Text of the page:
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US may lost its ability to impose its will...

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    US may lost its ability to impose its will...

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    US may lose ability to impose its will

    WASHINGTON, Sept 15: Over the next 25 years, the United States is
    expected to retain its pre-eminence as a world power but Americans will
    become less secure and face the likelihood that many will die on US soil, the
    victims of terrorism, according to a new study released on Wednesday.

    The study, by a Pentagon-funded panel of experts, also concluded that over
    the next two decades, U.S. military superiority "will not entirely protect us"
    from threats, American dependence on foreign energy sources will grow, and
    some important states - left unnamed - could "fragment or fail."

    "Although a global competitor to the United States is unlikely to arise over
    the next 25 years, emerging powers - either singly or in coalition - will
    increasingly constrain U.S. options regionally and limit its strategic influence,"
    it said.

    As a result, the United States will have "limited ability to impose our will and
    we will be increasingly vulnerable to an increasing range of threats against
    American forces and citizens overseas as well as at home," it determined.

    LESS SECURE: Because future threats differ from the past, the panel
    determined, "for many years to come Americans will become increasingly less
    secure and much less secure than they now believe themselves to be."

    In this initial report, the panel chaired by former senators Warren Rudman, a
    Republican, and Gary Hart, a Democrat, described the world confronting the
    United States in the new millennium.

    In future reports, the experts will use this vision to develop a new U.S.
    national security strategy for the 21st century to replace one enacted in
    1947, before the Cold War and the collapse of Communism.

    The experts cautioned that while "the American moment in world history will
    not last forever," for the foreseeable future American leadership in the world
    is of paramount importance.

    In the financial area, the panel concluded that the economic future will be
    more difficult to predict and manage.

    While global economic growth will continue overall, "serious and unexpected
    economic downturns, major disparities of wealth, volatile capital flows,
    increasing vulnerabilities in global electronic infrastructures, labour and social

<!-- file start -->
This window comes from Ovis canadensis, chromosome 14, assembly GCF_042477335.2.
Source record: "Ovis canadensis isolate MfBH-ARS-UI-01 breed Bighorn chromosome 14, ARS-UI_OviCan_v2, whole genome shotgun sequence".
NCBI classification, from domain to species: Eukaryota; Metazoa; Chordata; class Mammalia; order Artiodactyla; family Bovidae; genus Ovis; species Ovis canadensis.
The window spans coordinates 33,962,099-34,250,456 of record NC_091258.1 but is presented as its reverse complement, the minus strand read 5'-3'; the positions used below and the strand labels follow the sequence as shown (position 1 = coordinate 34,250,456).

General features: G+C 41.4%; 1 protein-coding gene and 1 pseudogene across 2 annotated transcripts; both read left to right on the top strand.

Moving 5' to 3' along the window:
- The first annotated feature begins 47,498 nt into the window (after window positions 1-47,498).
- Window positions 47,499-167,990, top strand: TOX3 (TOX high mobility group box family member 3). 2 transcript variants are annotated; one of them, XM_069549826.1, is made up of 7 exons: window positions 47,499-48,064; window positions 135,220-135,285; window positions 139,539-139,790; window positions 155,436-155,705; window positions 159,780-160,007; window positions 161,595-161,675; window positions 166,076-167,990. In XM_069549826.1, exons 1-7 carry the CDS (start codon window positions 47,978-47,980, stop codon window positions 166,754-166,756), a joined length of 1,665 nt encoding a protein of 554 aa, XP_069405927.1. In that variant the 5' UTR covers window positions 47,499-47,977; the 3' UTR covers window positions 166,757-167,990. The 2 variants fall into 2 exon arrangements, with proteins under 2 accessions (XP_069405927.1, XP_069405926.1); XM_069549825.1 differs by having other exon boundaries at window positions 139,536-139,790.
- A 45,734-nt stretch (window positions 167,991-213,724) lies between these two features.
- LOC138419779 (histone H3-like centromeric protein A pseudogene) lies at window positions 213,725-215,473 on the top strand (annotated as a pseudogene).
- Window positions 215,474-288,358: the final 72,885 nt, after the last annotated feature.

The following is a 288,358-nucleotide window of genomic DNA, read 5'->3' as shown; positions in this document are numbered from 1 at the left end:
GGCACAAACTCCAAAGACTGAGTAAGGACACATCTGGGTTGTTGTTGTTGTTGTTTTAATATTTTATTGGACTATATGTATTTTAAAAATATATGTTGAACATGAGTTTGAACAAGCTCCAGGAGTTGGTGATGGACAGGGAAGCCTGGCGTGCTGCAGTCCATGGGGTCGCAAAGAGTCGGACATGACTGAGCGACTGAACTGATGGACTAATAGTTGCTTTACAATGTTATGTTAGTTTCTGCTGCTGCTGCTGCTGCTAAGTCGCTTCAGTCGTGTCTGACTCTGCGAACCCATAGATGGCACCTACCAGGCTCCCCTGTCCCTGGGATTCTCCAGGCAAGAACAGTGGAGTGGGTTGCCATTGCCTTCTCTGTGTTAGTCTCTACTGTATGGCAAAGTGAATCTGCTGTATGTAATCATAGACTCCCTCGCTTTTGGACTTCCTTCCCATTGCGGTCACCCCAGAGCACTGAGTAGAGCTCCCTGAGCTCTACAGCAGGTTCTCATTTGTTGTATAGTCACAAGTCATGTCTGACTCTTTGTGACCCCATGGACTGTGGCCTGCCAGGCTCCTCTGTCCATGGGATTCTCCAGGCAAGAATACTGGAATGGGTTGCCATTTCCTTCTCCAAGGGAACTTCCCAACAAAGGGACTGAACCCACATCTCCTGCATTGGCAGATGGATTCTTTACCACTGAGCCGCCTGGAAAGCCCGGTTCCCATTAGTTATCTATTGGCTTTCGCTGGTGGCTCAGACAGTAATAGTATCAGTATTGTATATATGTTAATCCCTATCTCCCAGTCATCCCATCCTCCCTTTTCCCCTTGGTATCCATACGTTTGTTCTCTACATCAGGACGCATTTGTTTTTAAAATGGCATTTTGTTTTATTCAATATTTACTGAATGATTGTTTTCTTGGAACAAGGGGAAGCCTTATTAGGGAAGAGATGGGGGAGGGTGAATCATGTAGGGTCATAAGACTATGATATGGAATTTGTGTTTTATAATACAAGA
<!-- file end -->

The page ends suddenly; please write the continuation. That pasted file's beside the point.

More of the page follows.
disruptions, and pressures for increased protectionism will also occur," it

    OTHER PANEL FINDINGS: Among the panel's other findings:

    - An economically strong United States is likely to remain a primary political,
    military and cultural force through 2025. It will remain "the" principal military

    - Much of the world "will resent and oppose" the United States and reliable
    alliances will be more difficult to establish and sustain.

    - World energy supplies will remain largely based on fossil fuels and
    "American dependence on foreign sources of energy will also grow over the
    next two decades."

    - Weapons of mass destruction will proliferate, making the maintenance of a
    robust U.S. nuclear deterrent essential.

    - Some "important states" will not be able to manage the challenges now
    emerging and "could fragment or fail." New states, international
    protectorates and zones of autonomy, as now seen in Kosovo, will increase,
    many born of violence.

    - Weapons will likely be put in space. Space will become permanently

    - Pressures will increase substantially for the United States to reduce its
    military presence in Europe and Asia.

    - New technologies will divide the world as well as draw it together. An
    anti-technology backlash is possible.

    - All national borders "will be porous; some will bend and some will break."
    Traditional bonds between states and their citizens, including in the United
    States, "can no longer be taken for granted."

    BIOLOGICAL WARFARE: The threat of an attack on US soil from biological
    warfare has increased in recent years as the intelligence community has
    discovered organisms grown in foreign laboratories aimed at disrupting
    agriculture, a US Department of Agriculture official said on Tuesday.

    "There is a continuing threat, both from the former Soviet Union and what
    remains in Russia."

    While Russia has the infrastructure and expertise, the concern was more
    about "proliferation of these programmes from the former Soviet Union into
    other rogue states where they are more likely to be used against us," he said
    at a seminar.-Reuters


    Till next time***K_I_S_S***